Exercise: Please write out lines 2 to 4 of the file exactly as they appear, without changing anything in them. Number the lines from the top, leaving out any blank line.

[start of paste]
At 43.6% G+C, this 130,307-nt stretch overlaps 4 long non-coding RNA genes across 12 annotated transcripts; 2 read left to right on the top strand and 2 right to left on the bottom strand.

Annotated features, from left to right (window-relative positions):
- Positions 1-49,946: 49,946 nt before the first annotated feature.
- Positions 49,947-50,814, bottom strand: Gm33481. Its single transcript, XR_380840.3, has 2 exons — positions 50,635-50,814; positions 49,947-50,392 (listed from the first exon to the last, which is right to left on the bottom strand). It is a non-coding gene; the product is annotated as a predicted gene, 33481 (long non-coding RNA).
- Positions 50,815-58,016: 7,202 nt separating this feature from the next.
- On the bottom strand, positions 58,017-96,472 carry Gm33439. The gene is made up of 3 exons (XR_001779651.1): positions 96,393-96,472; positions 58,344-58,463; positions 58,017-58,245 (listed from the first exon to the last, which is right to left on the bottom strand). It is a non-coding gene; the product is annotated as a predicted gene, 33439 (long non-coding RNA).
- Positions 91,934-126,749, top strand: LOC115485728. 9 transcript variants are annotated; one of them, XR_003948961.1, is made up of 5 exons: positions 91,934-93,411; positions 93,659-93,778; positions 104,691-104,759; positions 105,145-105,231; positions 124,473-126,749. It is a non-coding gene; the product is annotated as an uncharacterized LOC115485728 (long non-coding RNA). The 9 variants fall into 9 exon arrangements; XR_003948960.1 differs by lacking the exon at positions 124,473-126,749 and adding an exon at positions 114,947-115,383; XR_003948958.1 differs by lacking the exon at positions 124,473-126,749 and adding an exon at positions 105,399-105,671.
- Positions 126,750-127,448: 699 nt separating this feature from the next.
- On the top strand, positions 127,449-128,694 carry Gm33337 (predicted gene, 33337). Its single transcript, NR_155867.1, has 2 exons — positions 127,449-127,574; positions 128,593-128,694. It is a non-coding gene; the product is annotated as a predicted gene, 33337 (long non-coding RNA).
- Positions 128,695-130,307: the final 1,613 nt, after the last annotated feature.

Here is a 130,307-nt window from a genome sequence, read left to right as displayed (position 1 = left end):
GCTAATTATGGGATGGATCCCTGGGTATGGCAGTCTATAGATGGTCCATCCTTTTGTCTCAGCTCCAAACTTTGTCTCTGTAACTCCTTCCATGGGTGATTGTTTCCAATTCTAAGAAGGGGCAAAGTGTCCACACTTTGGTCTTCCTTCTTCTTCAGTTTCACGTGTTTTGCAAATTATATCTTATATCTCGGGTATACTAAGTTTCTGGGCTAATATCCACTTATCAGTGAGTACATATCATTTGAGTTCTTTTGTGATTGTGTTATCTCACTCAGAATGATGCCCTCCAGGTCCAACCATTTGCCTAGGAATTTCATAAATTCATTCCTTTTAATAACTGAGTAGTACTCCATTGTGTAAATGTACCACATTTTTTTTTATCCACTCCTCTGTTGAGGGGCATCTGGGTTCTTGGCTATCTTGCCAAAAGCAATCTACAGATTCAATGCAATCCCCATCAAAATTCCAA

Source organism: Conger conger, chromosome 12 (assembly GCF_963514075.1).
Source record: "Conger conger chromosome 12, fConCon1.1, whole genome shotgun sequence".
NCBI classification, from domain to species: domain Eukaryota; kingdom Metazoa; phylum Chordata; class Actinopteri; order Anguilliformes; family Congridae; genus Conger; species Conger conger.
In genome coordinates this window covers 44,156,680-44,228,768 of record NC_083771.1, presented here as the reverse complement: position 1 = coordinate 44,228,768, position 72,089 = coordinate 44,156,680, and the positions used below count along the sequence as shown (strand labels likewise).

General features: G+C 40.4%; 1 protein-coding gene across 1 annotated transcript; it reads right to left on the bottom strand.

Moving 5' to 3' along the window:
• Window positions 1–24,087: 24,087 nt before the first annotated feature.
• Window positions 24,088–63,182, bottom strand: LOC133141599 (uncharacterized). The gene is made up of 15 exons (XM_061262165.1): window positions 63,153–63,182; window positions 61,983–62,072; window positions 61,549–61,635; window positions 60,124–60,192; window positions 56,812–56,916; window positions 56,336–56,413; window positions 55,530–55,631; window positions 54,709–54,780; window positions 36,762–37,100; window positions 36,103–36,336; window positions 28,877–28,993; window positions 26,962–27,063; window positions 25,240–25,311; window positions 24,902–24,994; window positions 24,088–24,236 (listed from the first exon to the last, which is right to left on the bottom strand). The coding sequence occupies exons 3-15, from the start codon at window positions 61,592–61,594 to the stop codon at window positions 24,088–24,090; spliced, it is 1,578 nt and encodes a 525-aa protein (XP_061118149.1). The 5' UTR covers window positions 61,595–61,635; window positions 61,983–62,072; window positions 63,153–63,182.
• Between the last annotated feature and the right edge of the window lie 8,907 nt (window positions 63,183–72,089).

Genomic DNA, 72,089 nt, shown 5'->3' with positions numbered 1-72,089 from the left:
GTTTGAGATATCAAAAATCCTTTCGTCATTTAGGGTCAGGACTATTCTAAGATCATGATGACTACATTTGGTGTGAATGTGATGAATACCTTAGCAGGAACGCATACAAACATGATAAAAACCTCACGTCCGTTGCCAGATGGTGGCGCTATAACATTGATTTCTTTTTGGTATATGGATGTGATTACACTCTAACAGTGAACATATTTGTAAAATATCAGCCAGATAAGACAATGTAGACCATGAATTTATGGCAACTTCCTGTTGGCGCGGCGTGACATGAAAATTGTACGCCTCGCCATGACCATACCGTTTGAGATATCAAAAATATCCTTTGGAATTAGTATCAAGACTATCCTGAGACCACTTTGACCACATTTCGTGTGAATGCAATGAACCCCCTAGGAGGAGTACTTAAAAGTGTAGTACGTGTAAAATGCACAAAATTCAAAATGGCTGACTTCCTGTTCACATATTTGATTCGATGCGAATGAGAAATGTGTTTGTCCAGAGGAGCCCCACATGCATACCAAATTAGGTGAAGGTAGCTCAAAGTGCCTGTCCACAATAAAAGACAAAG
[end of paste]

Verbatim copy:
Annotated features, from left to right (window-relative positions):
- Positions 1-49,946: 49,946 nt before the first annotated feature.
- Positions 49,947-50,814, bottom strand: Gm33481. Its single transcript, XR_380840.3, has 2 exons — positions 50,635-50,814; positions 49,947-50,392 (listed from the first exon to the last, which is right to left on the bottom strand). It is a non-coding gene; the product is annotated as a predicted gene, 33481 (long non-coding RNA).